29 March, 2021

Hope and a childless future

Hope is complicated. It can be both destructive and life-affirming, sometimes at the same time. It has been a key feature of life for many of us this last year. It has also been prevalent for so many of us when going through infertility. Hope protected us from our greatest fears. Hope kept us going – not just through the next cycle, but it kept us being able to operate in the real world whilst going through something difficult. We're all familiar with hope, its presence, and its absence.

The NYT had an article a few months ago about the benefits of hope. It was written in relation to the pandemic, but everything it said reminded me of going through infertility. It said, 

“ … experts say that fantasizing, forward thinking and using one’s imagination are powerful tools for getting people through difficult times.”

It explains the vocal “never-give-up-hope brigade” who promote this philosophy both when they are still going through infertility, or when they have exited it with the result they wanted. But if only people felt able to hope for different things too.

 “They are fantasizing about what they’re missing right now,” said Deirdre Barrett, a psychologist who teaches at Harvard Medical School. “These daydreams serve as a substitute, which gives them some of the pleasure the real experience would.”

I could relate to that. I remember imagining having the babies I was trying to conceive, the children they would become. I remember imagining the feeling of getting that positive pregnancy test, or the scan that said the baby is in the right place (that’s my ectopic history showing through), or the birth of a healthy baby. I remember the pleasure of all that. It made the stress of waiting, of dealing with negative results, so much easier. I do understand the desire and instinct to do this.

Imagining the future in this way is called prospecting, and in the article, a doctor was quoted saying, “The essence of resilience about the future is: How good a prospector are you?”

Well, I’m pretty good at this, I think! After all, I can imagine the future in which I win Lotto. And we all know, that’s not going to happen! So I think I would put it another way. Can you imagine a future that is different from the one you’re trying to get now? Do you imagine being happy in that future? Is this even encouraged in our societies, when we are told that “if we work hard, we can achieve anything?” (And we all know that’s not true either!)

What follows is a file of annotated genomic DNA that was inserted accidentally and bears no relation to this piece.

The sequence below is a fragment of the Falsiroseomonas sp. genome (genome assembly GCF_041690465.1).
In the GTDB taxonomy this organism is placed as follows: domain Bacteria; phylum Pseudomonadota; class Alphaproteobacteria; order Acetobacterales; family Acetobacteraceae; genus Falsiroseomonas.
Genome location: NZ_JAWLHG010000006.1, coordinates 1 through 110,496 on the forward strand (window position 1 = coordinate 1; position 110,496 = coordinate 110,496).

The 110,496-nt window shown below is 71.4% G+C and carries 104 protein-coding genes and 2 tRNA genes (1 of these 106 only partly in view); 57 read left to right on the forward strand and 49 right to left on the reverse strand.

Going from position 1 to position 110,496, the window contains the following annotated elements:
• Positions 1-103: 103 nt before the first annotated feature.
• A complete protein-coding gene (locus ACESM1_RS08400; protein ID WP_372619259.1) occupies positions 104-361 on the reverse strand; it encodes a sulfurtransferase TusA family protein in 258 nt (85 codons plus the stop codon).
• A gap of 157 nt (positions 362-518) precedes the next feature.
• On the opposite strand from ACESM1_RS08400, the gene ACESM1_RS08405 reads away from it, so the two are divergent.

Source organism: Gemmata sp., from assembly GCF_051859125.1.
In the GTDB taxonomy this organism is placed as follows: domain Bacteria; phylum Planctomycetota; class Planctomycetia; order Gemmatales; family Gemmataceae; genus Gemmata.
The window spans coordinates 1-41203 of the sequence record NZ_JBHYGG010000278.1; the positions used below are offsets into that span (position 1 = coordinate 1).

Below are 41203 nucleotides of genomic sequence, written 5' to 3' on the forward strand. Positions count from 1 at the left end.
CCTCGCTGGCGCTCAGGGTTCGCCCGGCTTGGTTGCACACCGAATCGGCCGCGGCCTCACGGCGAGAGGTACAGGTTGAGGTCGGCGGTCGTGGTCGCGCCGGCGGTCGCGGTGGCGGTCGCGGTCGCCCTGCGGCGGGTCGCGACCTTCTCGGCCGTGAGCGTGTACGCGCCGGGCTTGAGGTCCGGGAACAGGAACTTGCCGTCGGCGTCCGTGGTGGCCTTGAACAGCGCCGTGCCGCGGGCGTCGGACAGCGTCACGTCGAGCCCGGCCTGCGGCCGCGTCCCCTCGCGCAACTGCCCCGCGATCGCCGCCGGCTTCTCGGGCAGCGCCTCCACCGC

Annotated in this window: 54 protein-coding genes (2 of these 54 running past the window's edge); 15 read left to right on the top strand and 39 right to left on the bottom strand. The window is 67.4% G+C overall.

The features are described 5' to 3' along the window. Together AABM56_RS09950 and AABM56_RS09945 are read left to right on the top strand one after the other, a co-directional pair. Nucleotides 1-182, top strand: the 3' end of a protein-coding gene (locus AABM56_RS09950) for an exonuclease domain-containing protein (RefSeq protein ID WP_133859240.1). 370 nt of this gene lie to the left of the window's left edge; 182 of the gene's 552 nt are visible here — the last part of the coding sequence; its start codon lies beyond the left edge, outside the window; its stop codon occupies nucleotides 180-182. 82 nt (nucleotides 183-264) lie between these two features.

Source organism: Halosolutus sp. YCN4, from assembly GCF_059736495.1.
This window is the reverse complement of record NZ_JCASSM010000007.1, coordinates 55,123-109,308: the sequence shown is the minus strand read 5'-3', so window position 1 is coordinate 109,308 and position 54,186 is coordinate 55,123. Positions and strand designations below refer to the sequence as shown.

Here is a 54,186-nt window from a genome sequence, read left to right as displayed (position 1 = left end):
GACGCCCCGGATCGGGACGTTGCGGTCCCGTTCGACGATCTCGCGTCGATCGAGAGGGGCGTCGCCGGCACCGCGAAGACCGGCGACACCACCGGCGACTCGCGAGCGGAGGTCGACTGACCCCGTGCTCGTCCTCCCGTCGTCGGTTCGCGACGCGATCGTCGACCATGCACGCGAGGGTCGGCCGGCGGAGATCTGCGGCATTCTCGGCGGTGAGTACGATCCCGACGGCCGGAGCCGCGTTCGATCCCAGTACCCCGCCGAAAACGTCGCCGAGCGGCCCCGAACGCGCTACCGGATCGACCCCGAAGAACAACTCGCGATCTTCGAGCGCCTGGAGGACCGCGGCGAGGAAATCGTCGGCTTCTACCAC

For so many going through infertility, they can’t imagine the alternative, No Kidding childless life as anything but their worst case scenario. Some are lucky, and don’t have to imagine that. Yet for those of us who do, resilience requires us to be able to see some brightness in that future.

Wouldn’t it be wonderful if clinics and doctors and teachers and society in general taught us to imagine all possible outcomes, and to see the joy that can be in both. (There’s that Accurate Thinking again.) Wouldn’t that make life easier? Wouldn’t that bring joy more quickly when one avenue is closed to us? Learning how to imagine a new life with excitement and joy. Learning to feel hope for something new. That’s our mantra here. If it were encouraged more broadly, maybe it wouldn’t take so long for it to come to us. Or for others to accept it for us.




  1. Oh yes. Yes yes yes yes yes. Love this: "If it were encouraged more broadly, maybe it wouldn’t take so long for it to come to us. Or for others to accept it for us." I wish more clinics and adoption agencies would have resources for the possibility that things won't work out. That it wouldn't be seen as "giving up" but as moving forward because sometimes, shit just doesn't go your way. But then that pesky fact would need to be acknowledged... Sending you a hug for your imaginings of yesteryear. 💜

    1. "Moving forward" as opposed to "giving up," I love this!!

  2. Broadening the possibilities of life, decreasing the narrow path so many females are taught early in life. Always a better exercise of seeing many paths forward.

  3. You're right. Hope IS complicated. It kept me going for years when I needed it. But then it changed and I felt like it was killing my spirit. I very consciously avoided using the word for years. Now I find it creeping back into my vocabulary in various situations. Instead of being repelled by the word, I am trying to reclaim it for myself.

    It would have been very helpful if clinics, doctors, and society encouraged me to imagine all possible outcomes, if people would have let me see "hope" as a helpful thing toward recovery instead of the 4-letter word it became for me.

  4. Oh, Hope.She's such a frenemy. I love it when you write about her.

    I've been looking a lot into what happens with a fixed (vs growth) mindset. So yes to this possibility of not fixating on just one outcome: "Wouldn’t it be wonderful if clinics and doctors and teachers and society in general taught us to imagine all possible outcomes, and to see the joy that can be in both."

  5. Fabulous post, Mali! :) Have you read "The Midnight Library" by Matt Haig? What you write about here is basically its premise -- that there are many possible futures, and joy to be found in many of them... there isn't one particular path that's going to lead us to a happy life. It's up to us to take the life we have and make the most of it.

    1. No, I haven't read it. My library says if I put it On Hold, I'll get it (ebook) in 19 weeks though!